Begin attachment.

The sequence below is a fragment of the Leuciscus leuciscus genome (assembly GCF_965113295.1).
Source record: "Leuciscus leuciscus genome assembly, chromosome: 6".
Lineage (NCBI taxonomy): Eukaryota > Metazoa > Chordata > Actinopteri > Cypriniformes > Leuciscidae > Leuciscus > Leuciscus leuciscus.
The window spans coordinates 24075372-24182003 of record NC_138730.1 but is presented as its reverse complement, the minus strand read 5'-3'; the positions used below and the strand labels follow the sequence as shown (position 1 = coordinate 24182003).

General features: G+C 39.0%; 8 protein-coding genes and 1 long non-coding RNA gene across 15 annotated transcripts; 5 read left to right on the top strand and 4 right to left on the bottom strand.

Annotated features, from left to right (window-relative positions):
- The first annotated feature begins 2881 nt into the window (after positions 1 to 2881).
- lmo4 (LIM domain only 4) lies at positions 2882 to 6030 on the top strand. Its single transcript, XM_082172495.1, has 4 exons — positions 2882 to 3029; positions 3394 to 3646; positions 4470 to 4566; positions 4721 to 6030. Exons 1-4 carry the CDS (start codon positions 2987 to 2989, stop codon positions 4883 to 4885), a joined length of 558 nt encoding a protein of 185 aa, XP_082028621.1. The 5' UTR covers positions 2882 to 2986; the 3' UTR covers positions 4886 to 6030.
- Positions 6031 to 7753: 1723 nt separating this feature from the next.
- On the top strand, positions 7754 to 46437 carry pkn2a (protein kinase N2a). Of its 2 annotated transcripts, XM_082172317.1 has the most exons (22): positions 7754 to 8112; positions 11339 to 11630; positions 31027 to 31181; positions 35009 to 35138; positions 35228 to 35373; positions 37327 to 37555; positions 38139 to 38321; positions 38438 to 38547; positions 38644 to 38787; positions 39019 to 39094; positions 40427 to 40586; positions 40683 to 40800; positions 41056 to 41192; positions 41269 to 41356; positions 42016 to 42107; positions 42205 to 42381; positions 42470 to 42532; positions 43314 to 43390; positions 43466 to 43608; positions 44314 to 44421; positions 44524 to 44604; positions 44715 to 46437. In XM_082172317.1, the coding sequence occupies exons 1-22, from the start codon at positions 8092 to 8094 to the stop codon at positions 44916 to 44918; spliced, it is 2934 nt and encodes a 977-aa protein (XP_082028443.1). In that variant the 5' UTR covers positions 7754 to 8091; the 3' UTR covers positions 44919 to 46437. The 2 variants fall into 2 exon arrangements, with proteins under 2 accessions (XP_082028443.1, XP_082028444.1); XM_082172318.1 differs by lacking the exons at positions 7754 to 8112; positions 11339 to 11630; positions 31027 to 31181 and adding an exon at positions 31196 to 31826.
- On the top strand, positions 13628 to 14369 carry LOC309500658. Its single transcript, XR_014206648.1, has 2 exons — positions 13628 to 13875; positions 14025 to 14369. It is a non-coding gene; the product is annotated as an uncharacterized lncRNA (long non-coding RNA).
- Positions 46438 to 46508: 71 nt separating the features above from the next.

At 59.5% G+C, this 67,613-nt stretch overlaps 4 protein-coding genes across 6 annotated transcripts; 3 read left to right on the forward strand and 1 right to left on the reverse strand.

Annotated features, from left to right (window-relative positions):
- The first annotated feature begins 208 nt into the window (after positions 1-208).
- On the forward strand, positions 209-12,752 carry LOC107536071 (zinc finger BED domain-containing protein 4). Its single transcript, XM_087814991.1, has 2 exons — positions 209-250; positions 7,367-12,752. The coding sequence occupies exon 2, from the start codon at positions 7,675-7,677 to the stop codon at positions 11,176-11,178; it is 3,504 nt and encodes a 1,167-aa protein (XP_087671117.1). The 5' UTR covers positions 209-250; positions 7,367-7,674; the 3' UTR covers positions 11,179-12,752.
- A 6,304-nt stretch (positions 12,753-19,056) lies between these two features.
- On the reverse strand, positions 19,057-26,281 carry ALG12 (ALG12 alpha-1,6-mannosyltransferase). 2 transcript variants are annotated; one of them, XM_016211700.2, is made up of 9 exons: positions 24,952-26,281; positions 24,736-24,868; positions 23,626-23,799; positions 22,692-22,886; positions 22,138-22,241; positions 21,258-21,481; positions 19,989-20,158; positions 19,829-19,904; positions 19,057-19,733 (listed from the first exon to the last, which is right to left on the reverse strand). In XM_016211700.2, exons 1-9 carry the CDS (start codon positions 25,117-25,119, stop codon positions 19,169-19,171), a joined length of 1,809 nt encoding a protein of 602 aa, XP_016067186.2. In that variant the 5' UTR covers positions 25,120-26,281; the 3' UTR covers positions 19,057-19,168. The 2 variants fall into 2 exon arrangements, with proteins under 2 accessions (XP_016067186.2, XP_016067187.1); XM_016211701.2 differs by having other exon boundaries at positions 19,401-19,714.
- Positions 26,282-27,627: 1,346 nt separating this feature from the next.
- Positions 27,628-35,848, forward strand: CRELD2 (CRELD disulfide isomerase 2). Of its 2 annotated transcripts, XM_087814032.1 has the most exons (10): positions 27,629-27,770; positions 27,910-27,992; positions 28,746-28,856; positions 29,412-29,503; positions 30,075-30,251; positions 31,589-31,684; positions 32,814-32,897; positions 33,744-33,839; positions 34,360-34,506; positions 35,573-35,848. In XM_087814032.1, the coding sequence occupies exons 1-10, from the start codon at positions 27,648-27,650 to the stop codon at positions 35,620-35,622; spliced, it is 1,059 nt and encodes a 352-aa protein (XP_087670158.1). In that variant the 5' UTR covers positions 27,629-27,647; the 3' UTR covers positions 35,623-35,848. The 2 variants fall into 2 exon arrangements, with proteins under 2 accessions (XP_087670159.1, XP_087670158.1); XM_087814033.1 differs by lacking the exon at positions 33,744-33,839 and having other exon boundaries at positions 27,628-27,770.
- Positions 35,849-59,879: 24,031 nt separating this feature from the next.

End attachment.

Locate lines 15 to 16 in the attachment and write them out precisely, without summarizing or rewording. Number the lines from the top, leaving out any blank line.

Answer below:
- The first annotated feature begins 208 nt into the window (after positions 1-208).
- On the forward strand, positions 209-12,752 carry LOC107536071 (zinc finger BED domain-containing protein 4). Its single transcript, XM_087814991.1, has 2 exons — positions 209-250; positions 7,367-12,752. The coding sequence occupies exon 2, from the start codon at positions 7,675-7,677 to the stop codon at positions 11,176-11,178; it is 3,504 nt and encodes a 1,167-aa protein (XP_087671117.1). The 5' UTR covers positions 209-250; positions 7,367-7,674; the 3' UTR covers positions 11,179-12,752.